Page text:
It wants to deregulate retail hours, leaving sacred only three days a year: Christmas Day, Good Friday, and the morning of Anzac Day.
It recommends that the highly regulated and protected taxi industry be broken open, which could be a major boon for would-be taxi providers under the online-based Uber alternative. It could also help poorer households afford taxis. The review says the taxi industry is “virtually unique among customer service industries in having absolute limits on the number of service providers”, and that lack of supply could account for as much as 15 to 20 per cent of the cost of taxi fares.
The review also wants to dissolve decades-old rules that dictate how many pharmacies can operate in a particular area, and who can operate them. It says regulations that prevent pharmacists from choosing where to locate their pharmacies and limiting ownership to pharmacists and friendly societies imposes costs on consumers. Under existing arrangements, a new pharmacy may not open within 1.5 kilometres or 10 kilometres of an existing pharmacy, depending on the location.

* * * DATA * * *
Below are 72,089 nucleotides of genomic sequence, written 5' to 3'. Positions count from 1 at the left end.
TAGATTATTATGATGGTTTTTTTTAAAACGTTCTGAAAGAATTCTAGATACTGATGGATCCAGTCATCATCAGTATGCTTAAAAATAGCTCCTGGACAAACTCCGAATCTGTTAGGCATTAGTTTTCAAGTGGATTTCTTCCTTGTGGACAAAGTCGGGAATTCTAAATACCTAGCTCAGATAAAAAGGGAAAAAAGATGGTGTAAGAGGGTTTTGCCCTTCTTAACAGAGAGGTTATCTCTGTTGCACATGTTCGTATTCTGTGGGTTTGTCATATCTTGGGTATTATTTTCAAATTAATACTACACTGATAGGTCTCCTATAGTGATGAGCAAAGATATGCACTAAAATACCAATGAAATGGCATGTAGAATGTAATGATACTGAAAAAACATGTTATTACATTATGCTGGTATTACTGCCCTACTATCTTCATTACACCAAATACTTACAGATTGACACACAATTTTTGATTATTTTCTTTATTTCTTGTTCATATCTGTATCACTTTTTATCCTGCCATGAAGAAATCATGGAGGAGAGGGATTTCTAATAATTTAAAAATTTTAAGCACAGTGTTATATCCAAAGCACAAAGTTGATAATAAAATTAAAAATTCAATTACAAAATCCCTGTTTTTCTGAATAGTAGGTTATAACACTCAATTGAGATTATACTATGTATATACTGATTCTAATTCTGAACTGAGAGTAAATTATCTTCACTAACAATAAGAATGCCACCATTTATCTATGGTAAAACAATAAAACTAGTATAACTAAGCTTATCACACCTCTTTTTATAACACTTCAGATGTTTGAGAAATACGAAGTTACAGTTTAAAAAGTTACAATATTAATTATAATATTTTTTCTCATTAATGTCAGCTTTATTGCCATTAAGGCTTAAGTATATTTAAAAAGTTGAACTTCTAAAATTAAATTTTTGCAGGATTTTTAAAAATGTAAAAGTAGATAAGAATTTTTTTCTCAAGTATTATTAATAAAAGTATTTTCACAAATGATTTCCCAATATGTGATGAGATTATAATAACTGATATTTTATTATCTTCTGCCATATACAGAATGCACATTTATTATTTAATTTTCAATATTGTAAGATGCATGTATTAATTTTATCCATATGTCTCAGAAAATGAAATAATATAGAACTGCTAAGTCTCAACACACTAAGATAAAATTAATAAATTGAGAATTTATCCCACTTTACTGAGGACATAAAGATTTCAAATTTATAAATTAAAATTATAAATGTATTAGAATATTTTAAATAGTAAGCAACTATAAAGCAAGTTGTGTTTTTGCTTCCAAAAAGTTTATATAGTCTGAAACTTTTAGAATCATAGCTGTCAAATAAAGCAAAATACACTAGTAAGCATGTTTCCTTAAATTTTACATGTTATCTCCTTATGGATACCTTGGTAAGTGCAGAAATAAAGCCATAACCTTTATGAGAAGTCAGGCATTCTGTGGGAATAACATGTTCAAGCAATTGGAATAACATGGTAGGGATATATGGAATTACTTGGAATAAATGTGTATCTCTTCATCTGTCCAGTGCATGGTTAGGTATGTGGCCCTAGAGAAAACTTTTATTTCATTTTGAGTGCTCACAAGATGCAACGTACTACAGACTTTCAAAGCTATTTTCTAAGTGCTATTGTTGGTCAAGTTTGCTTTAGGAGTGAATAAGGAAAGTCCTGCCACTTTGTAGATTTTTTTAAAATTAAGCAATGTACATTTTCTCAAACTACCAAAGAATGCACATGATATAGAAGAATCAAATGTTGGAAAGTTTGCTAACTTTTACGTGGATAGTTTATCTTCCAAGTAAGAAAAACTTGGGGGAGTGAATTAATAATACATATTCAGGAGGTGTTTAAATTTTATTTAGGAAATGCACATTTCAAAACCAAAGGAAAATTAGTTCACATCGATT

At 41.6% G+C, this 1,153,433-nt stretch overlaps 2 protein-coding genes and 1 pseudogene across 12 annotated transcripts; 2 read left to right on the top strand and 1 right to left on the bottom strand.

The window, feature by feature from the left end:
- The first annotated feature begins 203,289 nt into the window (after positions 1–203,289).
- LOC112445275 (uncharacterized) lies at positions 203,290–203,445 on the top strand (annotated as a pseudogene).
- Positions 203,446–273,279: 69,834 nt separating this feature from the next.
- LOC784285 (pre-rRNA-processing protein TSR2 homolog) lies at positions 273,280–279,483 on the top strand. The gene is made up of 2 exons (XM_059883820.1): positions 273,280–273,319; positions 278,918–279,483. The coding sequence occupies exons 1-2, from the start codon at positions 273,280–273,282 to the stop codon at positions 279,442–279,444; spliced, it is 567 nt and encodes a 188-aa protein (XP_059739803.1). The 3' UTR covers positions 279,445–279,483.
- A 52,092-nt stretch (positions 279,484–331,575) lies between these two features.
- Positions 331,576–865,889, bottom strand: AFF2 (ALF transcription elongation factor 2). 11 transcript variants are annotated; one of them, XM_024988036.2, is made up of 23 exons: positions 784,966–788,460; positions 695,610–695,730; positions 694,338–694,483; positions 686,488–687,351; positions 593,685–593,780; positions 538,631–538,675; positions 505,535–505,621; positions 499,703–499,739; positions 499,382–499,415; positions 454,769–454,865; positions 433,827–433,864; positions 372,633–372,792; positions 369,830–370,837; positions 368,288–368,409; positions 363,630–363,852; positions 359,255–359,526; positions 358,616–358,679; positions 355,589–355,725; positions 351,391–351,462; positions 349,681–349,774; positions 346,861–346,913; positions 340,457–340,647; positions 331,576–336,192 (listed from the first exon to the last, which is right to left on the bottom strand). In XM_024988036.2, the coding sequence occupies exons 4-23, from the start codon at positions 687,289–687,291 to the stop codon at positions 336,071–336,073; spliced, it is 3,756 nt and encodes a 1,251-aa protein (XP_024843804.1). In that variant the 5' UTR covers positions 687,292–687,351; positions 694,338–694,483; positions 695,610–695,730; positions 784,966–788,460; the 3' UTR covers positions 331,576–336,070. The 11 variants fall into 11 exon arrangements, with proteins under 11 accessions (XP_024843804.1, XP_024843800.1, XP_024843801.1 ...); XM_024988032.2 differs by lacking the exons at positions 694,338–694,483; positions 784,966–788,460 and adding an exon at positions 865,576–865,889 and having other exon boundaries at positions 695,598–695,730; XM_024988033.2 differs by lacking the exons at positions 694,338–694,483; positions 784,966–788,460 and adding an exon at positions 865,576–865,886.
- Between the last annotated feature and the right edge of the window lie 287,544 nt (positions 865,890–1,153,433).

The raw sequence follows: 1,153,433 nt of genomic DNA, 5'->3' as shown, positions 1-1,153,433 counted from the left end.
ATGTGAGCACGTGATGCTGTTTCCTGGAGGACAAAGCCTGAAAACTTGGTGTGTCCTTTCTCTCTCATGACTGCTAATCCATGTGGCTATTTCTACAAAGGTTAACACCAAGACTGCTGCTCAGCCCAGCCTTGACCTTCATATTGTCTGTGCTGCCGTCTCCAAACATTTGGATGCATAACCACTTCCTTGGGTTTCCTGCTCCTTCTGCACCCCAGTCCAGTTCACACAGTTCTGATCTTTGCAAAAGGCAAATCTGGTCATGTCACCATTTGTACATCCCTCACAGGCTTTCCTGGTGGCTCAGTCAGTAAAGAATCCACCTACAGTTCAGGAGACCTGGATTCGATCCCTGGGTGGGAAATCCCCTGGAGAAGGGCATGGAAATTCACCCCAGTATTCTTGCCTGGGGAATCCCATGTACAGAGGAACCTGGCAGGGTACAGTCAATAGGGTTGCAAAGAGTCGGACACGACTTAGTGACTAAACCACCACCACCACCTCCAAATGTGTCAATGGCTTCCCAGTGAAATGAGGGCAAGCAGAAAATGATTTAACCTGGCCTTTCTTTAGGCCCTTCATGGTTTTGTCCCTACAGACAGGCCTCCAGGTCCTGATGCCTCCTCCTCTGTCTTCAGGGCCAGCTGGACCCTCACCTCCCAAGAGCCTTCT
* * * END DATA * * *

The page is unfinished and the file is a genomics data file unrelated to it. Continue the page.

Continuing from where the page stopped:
“The panel considers that the pharmacy ownership and location rules should be removed in the long-term interests of consumers,” the report says.
“They should be replaced with regulations to ensure access to medicines and quality of advice regarding their use that do not unduly restrict competition.”
On the surface, the package looks like a huge win for consumers.